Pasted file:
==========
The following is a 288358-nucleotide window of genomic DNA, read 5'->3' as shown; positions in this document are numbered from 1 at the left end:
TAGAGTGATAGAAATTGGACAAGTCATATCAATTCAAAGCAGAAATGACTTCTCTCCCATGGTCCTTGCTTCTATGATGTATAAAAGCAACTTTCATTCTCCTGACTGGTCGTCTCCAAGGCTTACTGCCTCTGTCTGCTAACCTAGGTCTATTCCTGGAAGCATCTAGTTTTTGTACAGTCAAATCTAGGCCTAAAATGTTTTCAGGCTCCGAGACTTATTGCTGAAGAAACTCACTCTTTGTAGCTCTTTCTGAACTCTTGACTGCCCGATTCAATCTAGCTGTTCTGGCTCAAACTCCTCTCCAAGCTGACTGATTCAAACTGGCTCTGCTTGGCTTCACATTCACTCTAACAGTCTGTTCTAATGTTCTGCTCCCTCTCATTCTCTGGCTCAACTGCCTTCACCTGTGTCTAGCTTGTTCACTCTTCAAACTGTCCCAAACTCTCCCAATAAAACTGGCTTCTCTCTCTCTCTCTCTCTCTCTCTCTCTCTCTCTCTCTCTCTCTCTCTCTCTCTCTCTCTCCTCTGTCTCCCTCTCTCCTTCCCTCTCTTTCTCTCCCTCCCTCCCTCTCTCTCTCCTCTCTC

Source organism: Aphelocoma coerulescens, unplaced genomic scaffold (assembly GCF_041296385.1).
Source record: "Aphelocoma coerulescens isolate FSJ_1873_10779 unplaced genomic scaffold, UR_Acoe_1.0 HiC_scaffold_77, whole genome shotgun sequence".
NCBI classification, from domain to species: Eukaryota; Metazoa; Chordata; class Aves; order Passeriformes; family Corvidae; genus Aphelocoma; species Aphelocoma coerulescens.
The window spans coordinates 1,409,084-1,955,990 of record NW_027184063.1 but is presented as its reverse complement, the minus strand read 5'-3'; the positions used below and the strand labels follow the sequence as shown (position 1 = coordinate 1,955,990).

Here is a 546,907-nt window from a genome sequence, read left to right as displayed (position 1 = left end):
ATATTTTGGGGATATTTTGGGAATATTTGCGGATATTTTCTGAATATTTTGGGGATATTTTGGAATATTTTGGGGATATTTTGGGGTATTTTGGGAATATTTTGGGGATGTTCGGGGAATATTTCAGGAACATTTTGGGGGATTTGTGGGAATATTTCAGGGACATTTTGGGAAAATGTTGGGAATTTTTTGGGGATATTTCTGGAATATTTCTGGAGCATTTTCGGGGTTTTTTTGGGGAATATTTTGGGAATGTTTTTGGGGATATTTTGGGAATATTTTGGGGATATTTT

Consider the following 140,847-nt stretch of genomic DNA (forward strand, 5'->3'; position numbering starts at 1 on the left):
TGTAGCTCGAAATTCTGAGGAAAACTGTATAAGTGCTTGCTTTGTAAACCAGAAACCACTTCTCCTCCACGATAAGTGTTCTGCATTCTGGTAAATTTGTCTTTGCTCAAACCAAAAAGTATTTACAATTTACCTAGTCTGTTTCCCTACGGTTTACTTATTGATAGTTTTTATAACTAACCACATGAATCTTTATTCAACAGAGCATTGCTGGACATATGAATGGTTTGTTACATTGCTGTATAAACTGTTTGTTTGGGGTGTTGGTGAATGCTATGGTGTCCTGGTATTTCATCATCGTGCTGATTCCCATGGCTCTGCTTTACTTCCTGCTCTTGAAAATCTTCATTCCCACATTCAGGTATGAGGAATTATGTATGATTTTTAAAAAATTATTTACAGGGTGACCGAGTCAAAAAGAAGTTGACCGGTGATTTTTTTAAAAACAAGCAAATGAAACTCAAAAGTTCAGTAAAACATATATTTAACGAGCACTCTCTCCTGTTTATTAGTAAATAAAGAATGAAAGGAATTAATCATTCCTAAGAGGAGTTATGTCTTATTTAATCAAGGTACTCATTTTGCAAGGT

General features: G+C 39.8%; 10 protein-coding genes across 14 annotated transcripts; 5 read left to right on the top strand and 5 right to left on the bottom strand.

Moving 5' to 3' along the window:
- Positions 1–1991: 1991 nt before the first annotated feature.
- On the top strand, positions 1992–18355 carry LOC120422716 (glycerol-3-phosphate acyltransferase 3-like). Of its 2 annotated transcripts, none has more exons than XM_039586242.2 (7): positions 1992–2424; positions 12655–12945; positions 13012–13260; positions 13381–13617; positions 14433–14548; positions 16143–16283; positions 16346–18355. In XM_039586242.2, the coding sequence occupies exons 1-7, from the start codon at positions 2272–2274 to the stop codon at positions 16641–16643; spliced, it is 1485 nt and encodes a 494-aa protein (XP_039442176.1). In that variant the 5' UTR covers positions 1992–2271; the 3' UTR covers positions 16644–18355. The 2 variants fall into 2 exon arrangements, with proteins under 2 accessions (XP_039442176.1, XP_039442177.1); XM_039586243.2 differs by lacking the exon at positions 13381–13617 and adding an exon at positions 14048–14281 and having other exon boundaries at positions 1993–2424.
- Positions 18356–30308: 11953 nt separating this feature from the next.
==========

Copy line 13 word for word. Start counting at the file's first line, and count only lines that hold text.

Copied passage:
- Positions 1–1991: 1991 nt before the first annotated feature.